A high-ranking Hamilton County Clerk of Courts officer was formally reprimanded for asking agency employees to help the re-election campaign of incumbent Clerk Tracy Winkler and not making it clear that any participation would be voluntary.
Responding to a public records request from CityBeat, the agency provided a two-page "job action form" on chief deputy bailiff Donald Robinson Jr. for a work-hours email sent to "many of his subordinate employees." The written reprimand is dated Oct. 11, one day after CityBeat reported that Winkler and Robinson sent emails the afternoon of Thursday, Sept. 1, instructing employees to contact the agency's human resources director if they were willing to plant election signs, wear Winkler T-shirts and stand in a parade.
"Many of you have committed to helping in some way and I still have not seen or heard from many of you. There is still time!!!" Robinson wrote in his email. His plea came atop a forwarded Winkler email to "everyone" that said, "There are plenty of events this weekend to get out and support our Keep Tracy Winkler Clerk of Courts campaign. As always post your pictures to all social media."
In spite of Robinson's reprimand, the clerk's office determined that he did not violate office policy. The reprimand, signed by office administrator Mark Waters, states that the email was sent from Robinson's personal email account on his own smartphone to recipients' personal email accounts. It says "there is no evidence" that he sent the 2:38 p.m. email "during his work time." Robinson, the form says, started his day before 7 a.m., worked through lunch, took an afternoon break and was on call that night.
[Download a copy of the reprimand by clicking here.]
Robinson was ordered to call a meeting of his subordinates. He was told to apologize to "anyone who was offended" by the tone of his email and to reinforce that campaign participation has no bearing on employment and promotion decisions.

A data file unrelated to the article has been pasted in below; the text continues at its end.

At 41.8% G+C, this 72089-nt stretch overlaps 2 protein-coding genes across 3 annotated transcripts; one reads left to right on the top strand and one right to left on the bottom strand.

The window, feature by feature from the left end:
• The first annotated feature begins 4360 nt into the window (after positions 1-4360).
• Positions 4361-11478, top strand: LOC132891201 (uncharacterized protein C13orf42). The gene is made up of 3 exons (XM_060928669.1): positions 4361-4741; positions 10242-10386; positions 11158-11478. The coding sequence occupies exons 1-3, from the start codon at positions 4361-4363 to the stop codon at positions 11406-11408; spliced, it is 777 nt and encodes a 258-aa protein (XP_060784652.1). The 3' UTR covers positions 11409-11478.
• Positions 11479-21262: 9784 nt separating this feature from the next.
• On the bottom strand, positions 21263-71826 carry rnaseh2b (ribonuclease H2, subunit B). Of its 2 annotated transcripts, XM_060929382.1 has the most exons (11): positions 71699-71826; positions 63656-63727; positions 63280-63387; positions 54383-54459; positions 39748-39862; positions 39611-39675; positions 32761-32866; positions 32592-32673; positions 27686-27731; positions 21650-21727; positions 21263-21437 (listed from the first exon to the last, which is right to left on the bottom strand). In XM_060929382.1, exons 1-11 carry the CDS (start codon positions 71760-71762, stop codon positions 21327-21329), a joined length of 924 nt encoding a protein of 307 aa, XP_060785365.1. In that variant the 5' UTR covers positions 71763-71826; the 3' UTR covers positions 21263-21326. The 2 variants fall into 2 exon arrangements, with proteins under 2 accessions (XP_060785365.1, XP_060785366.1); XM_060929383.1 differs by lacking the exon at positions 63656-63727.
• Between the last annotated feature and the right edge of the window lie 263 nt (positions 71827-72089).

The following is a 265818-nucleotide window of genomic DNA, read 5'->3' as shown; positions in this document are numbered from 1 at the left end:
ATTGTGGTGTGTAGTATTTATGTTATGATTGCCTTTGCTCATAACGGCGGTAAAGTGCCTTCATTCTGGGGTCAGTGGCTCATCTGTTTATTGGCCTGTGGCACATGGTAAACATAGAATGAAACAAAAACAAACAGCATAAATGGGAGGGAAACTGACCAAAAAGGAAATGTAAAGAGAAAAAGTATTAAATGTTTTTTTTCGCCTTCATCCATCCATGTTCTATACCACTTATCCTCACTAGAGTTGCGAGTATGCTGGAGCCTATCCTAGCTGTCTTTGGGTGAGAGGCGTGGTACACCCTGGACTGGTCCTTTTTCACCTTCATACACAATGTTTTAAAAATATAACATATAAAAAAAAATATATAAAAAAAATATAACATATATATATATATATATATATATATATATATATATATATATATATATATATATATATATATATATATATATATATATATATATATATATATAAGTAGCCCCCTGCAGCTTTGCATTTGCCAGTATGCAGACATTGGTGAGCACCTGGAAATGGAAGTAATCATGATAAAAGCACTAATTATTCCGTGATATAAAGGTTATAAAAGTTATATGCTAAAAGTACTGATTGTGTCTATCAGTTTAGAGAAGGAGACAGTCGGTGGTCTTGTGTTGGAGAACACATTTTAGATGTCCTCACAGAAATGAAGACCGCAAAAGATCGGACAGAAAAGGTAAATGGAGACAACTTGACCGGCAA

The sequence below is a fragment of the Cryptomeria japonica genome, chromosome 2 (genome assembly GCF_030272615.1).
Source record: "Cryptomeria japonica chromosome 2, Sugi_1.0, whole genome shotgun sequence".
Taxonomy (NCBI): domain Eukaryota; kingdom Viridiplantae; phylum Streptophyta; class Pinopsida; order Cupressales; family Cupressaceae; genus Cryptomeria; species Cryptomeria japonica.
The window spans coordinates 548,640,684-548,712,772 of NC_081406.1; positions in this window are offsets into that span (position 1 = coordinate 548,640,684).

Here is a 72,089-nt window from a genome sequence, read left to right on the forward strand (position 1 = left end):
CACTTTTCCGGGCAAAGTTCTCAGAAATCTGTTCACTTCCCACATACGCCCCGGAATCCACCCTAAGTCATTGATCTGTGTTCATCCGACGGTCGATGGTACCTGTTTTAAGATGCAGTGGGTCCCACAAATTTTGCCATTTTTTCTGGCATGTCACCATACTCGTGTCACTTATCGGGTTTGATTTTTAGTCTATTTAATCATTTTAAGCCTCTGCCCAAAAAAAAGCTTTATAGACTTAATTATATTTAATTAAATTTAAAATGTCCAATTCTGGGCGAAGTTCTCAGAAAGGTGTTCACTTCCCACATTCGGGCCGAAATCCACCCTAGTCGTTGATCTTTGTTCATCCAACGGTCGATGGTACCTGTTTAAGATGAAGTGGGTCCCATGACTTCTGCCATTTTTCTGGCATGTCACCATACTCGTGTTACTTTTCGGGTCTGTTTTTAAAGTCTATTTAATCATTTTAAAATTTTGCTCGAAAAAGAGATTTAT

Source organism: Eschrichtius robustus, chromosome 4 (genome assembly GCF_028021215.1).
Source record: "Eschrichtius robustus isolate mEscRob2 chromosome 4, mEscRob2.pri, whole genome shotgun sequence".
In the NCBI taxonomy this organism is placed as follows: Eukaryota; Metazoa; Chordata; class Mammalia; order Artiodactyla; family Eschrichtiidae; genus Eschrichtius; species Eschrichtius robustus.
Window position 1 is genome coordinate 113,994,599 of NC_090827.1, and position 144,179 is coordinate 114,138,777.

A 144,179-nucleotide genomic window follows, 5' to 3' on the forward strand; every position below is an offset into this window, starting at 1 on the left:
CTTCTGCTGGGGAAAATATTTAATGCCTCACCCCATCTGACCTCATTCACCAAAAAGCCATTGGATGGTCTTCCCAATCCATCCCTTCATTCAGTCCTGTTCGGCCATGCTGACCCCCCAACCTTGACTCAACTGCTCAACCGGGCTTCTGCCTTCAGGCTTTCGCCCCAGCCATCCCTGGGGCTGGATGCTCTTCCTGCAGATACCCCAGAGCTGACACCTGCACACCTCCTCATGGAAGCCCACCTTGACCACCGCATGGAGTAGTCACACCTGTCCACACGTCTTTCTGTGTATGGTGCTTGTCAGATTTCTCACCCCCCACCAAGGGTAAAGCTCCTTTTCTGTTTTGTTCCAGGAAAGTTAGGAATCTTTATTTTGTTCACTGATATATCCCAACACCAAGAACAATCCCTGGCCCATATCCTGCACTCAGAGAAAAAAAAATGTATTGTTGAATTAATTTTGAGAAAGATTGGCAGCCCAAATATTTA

"I made it clear to all my staff how they use their personal or voluntary time is their business and no way reflects how they are rated or graded on their work performance," Robinson wrote.
Robinson has also scrubbed most of his publicly shared posts on Facebook, many of which were posted during office hours and were supportive of Winkler and Republican campaigns and themes. He also removed a shared post bearing the image and meaning of the confederate flag, which drew the anger of state Sen. Cecil Thomas of Cincinnati.
Winkler has said nothing of her own office-hours email soliciting campaign volunteers. Her Democratic opponent, Aftab Pureval, has vowed to put rank-and-file workers in the clerk's office under a state classification that would protect them from partisan politics. Cincinnati attorney Timothy Mara has formally asked the Ohio Ethics Commission to investigate Winkler's practice of soliciting employees for her election campaign.